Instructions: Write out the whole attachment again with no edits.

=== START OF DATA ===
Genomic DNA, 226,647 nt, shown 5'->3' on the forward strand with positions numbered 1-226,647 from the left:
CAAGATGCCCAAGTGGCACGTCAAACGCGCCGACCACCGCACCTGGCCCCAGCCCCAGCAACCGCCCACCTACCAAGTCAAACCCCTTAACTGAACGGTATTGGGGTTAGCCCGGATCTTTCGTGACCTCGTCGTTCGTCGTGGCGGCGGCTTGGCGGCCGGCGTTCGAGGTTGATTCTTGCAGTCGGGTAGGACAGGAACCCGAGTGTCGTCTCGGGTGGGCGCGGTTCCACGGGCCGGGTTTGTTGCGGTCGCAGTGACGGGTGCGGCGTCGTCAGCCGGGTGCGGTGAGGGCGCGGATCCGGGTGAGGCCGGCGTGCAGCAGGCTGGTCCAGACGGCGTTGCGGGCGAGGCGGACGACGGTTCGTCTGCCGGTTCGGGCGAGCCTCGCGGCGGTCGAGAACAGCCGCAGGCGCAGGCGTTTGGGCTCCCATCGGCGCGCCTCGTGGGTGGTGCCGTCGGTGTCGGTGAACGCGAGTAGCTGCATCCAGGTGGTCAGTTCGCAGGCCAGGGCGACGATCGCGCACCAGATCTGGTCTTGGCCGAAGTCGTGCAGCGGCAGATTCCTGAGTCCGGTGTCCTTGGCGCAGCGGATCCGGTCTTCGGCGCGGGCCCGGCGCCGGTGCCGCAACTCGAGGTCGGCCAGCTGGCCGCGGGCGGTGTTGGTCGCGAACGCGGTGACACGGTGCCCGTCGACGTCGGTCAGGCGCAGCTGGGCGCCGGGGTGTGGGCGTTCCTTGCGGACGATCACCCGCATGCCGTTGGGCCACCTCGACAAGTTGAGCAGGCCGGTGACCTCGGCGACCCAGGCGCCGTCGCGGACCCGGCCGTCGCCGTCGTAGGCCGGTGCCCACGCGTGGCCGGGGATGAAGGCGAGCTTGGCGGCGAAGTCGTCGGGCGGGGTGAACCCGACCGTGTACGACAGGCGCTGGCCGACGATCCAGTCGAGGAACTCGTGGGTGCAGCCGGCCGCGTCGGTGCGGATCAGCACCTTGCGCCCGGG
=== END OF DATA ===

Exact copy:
Genomic DNA, 226,647 nt, shown 5'->3' on the forward strand with positions numbered 1-226,647 from the left:
CAAGATGCCCAAGTGGCACGTCAAACGCGCCGACCACCGCACCTGGCCCCAGCCCCAGCAACCGCCCACCTACCAAGTCAAACCCCTTAACTGAACGGTATTGGGGTTAGCCCGGATCTTTCGTGACCTCGTCGTTCGTCGTGGCGGCGGCTTGGCGGCCGGCGTTCGAGGTTGATTCTTGCAGTCGGGTAGGACAGGAACCCGAGTGTCGTCTCGGGTGGGCGCGGTTCCACGGGCCGGGTTTGTTGCGGTCGCAGTGACGGGTGCGGCGTCGTCAGCCGGGTGCGGTGAGGGCGCGGATCCGGGTGAGGCCGGCGTGCAGCAGGCTGGTCCAGACGGCGTTGCGGGCGAGGCGGACGACGGTTCGTCTGCCGGTTCGGGCGAGCCTCGCGGCGGTCGAGAACAGCCGCAGGCGCAGGCGTTTGGGCTCCCATCGGCGCGCCTCGTGGGTGGTGCCGTCGGTGTCGGTGAACGCGAGTAGCTGCATCCAGGTGGTCAGTTCGCAGGCCAGGGCGACGATCGCGCACCAGATCTGGTCTTGGCCGAAGTCGTGCAGCGGCAGATTCCTGAGTCCGGTGTCCTTGGCGCAGCGGATCCGGTCTTCGGCGCGGGCCCGGCGCCGGTGCCGCAACTCGAGGTCGGCCAGCTGGCCGCGGGCGGTGTTGGTCGCGAACGCGGTGACACGGTGCCCGTCGACGTCGGTCAGGCGCAGCTGGGCGCCGGGGTGTGGGCGTTCCTTGCGGACGATCACCCGCATGCCGTTGGGCCACCTCGACAAGTTGAGCAGGCCGGTGACCTCGGCGACCCAGGCGCCGTCGCGGACCCGGCCGTCGCCGTCGTAGGCCGGTGCCCACGCGTGGCCGGGGATGAAGGCGAGCTTGGCGGCGAAGTCGTCGGGCGGGGTGAACCCGACCGTGTACGACAGGCGCTGGCCGACGATCCAGTCGAGGAACTCGTGGGTGCAGCCGGCCGCGTCGGTGCGGATCAGCACCTTGCGCCCGGG